An Assembly budget subcommittee yesterday considered a new plan from health advocates to provide health insurance coverage for roughly one million undocumented Californians.
The proposal itself is incomplete, in that it does not contain a cost estimate. That number still is being determined and will be worked out during budget talks for the May budget revision, sources said.
The new plan was introduced by the Legislative Analyst’s Office, which did not offer an opinion on the proposal. Federal rules bar the undocumented from participating in the health benefit exchange.
Under the new proposal, the state would form an exchange for the undocumented, similar to Covered California and governed by the Covered California board, but without using any federal money.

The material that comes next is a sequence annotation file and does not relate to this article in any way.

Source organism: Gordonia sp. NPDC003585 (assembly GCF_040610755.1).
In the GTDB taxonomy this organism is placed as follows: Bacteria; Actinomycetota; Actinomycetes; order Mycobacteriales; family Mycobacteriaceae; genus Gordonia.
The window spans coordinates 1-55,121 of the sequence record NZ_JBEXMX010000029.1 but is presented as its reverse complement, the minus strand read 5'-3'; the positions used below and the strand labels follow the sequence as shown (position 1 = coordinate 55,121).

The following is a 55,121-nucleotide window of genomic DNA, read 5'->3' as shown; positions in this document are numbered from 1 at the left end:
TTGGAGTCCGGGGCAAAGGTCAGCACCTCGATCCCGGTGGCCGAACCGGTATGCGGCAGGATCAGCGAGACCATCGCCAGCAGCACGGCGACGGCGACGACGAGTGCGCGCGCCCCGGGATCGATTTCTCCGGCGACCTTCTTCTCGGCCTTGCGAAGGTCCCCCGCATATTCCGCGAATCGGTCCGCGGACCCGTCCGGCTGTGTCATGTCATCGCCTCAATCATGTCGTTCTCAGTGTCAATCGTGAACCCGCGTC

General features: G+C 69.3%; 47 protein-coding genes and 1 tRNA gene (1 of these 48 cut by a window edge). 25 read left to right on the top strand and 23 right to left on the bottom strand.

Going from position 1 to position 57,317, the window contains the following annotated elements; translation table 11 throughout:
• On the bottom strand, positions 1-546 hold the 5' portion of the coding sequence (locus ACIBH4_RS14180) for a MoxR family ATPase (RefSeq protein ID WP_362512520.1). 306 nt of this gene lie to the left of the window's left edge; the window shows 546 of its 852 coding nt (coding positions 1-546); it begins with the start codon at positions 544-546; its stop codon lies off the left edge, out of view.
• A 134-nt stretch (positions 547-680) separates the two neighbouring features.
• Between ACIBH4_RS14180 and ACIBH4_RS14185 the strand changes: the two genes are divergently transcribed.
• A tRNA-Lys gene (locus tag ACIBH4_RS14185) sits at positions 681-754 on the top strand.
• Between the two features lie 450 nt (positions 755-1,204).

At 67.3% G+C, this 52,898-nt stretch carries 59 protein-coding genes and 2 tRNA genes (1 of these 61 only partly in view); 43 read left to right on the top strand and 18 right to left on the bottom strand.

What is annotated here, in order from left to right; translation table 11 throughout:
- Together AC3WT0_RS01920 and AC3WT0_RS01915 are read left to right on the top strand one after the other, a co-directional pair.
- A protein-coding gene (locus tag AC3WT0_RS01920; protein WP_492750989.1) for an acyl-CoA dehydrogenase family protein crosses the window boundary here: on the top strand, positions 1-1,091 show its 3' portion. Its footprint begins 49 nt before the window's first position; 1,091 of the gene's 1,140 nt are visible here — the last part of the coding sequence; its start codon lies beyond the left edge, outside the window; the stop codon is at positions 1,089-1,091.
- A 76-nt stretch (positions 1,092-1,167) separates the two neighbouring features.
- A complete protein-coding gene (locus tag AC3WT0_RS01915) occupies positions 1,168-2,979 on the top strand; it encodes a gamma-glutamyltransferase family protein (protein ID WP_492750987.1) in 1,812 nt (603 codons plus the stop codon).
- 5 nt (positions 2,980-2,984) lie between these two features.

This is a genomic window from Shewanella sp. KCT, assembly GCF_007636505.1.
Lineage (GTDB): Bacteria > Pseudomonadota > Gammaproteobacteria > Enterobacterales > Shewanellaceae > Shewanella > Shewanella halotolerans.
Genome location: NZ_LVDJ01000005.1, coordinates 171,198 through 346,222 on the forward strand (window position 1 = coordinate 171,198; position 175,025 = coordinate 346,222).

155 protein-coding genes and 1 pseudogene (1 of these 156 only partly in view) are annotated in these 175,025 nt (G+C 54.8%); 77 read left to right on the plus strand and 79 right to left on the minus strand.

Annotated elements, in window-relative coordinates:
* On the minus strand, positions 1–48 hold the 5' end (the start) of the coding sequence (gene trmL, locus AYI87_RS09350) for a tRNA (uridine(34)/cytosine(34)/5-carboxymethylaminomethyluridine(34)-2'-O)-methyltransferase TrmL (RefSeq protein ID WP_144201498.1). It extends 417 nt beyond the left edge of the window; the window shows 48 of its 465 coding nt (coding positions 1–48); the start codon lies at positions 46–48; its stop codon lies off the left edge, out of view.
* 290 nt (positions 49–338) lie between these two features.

The realignment agreement between the state and counties would need to be amended, allowing counties that want to fund preventive care for the undocumented to do so.
Californians ineligible for Medi-Cal only because of immigration status would receive full-scope coverage similar to Medi-Cal under the new plan.
“The failure of the Affordable Care Act is the remaining uninsured,” said Elizabeth Landsberg, director of legislative advocacy for the Western Center on Law and Poverty.
“This proposal fulfills the dream of the ACA,” said Sean South, legislative advocate for the California Primary Care Association.
State officials did not have an opinion on the proposal because there was no price tag on the plan, but they did worry that it could have a significant impact on the general fund.